Chicago, Illinois

December 2006

Five Poems

Infestation by Islands
Aubade, Big Eyes
Page. Pact. Buoy. Body.
Dislocation Lesson

Poet's Bio



Infestation by islands

A song intersecting the archipelago
breaks away in parabola-instincts,

clichés tossed starboard at
midnight, with wrist-watches,

cocktail napkins, strands of hair.
In Baltic waters, fervor means

futbol or maypole, blueberry
liquored down a departing

evening gown. Windows rubbed
with kerosene repel spiders

and fruit flies. Her earrings
are silk egg-sacks waiting

to please, to release spiders
into corners, her impending

malaise infests the pitch-black
deck. Against the lights

of Stockholm, she imagines a house
webbed in yellow fever, infection

resting against her shoulder.
Syntax in flames, she announces

cloud-cover, the nothing that can’t
be collared by land, air or sea.



aubade, big eyes

This morning everything’s possible here.

“In the church parking lot, stealth lovers part at dawn, making out in the spot marked Reserved For Priest. Stash the cold breakfast, I’ll mend the sheets...With my anime hair, record your brilliant bones in cases of Chambord, Saki, beer chasers.”

Eye of morning? Visual memory, mist. Bathwater fills cuts on my fingers and gums. Watching you smoke, like mathematics etched in orchid stems. Give me a maulstick to steady my hand. Your eyes river-bed, or Japanese green? Impish gaze auditioning the sky’s faint a.m. scrawl.

Later, reticent and shuffling, I dream of being “liminal,” or Coco Chanel who glamorously died the year I was born, confirming my post-apocalyptic existence.

Daybreak, reading Greek icons again.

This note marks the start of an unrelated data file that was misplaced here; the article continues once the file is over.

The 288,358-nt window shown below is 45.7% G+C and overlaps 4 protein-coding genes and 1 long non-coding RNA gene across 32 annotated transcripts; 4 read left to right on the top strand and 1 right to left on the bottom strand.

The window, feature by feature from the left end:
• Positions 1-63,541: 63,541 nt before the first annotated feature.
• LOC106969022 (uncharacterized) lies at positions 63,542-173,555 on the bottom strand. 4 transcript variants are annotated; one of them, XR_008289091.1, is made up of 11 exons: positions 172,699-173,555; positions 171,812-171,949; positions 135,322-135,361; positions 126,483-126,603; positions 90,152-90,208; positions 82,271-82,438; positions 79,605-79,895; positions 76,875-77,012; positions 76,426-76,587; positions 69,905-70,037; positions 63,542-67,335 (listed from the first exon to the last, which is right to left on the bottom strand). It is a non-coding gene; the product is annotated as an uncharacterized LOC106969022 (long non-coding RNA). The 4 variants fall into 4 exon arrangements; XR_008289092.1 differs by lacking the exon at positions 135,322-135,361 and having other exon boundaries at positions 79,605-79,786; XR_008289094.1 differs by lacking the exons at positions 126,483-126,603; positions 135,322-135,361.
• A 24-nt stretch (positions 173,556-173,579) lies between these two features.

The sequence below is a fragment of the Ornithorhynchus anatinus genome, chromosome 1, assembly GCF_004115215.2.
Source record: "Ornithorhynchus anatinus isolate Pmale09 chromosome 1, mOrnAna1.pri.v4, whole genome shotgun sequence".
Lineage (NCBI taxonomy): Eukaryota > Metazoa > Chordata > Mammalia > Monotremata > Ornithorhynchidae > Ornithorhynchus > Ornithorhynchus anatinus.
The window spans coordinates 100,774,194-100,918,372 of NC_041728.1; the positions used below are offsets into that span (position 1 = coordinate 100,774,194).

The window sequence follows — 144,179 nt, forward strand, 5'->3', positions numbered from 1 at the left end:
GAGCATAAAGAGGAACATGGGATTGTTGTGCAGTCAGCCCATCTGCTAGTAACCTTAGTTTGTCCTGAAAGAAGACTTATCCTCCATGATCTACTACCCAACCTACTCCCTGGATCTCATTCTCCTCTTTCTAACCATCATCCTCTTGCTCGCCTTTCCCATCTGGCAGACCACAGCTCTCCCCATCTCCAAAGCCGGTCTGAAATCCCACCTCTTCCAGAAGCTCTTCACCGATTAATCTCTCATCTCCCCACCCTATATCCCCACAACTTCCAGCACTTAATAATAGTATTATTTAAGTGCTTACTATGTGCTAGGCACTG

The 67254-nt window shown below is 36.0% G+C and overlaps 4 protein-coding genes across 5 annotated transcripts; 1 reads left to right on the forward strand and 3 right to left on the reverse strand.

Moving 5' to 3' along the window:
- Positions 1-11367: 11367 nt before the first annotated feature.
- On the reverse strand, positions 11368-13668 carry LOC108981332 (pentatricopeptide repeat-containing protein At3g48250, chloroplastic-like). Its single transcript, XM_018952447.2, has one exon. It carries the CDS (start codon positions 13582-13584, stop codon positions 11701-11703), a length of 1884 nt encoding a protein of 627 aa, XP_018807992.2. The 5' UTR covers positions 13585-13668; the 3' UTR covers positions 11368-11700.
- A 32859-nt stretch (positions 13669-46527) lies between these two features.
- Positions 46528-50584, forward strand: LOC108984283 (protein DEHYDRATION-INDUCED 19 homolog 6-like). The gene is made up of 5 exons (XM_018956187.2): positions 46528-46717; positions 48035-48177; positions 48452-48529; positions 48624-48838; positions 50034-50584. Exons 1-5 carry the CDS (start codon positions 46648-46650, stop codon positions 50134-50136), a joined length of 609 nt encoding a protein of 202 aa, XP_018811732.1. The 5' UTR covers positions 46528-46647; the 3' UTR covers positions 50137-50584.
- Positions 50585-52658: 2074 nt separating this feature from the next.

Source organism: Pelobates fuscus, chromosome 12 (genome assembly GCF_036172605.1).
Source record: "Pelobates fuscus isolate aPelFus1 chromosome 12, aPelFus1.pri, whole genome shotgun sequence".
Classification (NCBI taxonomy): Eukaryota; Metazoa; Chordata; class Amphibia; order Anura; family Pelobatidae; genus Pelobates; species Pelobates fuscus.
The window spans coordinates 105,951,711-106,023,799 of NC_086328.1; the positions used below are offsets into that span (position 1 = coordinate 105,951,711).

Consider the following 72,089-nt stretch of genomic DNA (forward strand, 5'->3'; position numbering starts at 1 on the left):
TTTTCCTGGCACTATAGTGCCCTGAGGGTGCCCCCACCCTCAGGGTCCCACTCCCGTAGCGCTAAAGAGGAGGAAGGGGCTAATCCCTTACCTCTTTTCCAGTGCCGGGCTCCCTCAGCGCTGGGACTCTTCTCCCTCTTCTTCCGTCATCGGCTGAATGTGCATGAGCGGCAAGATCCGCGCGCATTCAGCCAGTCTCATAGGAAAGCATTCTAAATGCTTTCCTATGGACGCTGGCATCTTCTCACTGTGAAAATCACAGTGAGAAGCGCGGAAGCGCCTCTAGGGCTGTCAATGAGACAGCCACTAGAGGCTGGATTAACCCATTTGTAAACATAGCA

St. Peter rimmed in pearls or accented with touches of ochre. The women regret their dangling maturity. Eyesight accesses a realm of transcendence, lips touching sacred against profane.

Beguiling honeycomb riddled by bee moths, I like waiting here for the light to change.



Page. pact. buoy. body.

I write

           “solo, Oslo”

           “so long, go”

You write

           “let me
           the trees

You write trails
of a backwards winter

           I write “beach towel”
           I enact “sunscreen”

It begins in anise
and ends in Ashville

“The crickets are deafening,
           like algae to evening”

Snow-banks or vectors
gleaming blank checks

           I sell my possessions,
           kindling my bed

Laughing, you’re laughing
checkers, chess?

           I can’t stand to own
           anything beveled or honed

You think of feeding,
all-day riding

           I write “belong,
           bee sting”


Your feet think for you
recording your grieving

           My face is sunburned
           faded and dying

I write

           how shadows?

You write

                                 why leaves?



dislocation lesson


Finally we appeal
to names what else
can we do in the cherry
juice twilight when the
pineapple express
rides the pacific
seeking cedar cupolas
translating weather
domes to aburgas,
snow-shook gales
in Alaska. Dom
whispers french
into a foehn,
air descends
a lee of mountain
tops in the Alps.
Chinook, wind.
Sirocco, wind wrapped
like a shy, sexy dress
hesitating in shadows.
There are only two
kinds of objects
in the world
these you can break
with your hands
and those you cannot.




—with thanks to Caspar David Friedrich

Monk by the sea
you're small
a finger of coal
against ten thousand
reversals of sky
sky sky. You're
summoning, maybe,
Blake's Pieta
or crisp paella,
all the king's
horses, round
red-orange women.

Monk by the sea
your daughters
are calling those
sailors bad names.
We come into
the world. We
regret the sky.
Words settle
on us, a torn
saddle of light.



Kristy Odelius is Assistant Professor of English at North Park University in Chicago, IL, where she teaches poetry and 19th century British literature. She is a co-founder of Near South, a Chicago-based journal of innovative writing. Her poems, essays and reviews have appeared or are forthcoming in Notre Dame Review, Chicago Review, Versal, ForeWord, ACM, Pavement Saw, Diagram and elsewhere. Her work will appear in the forthcoming anthology from Cracked Slab Books, The City Visible: Chicago Poetry for the New Century.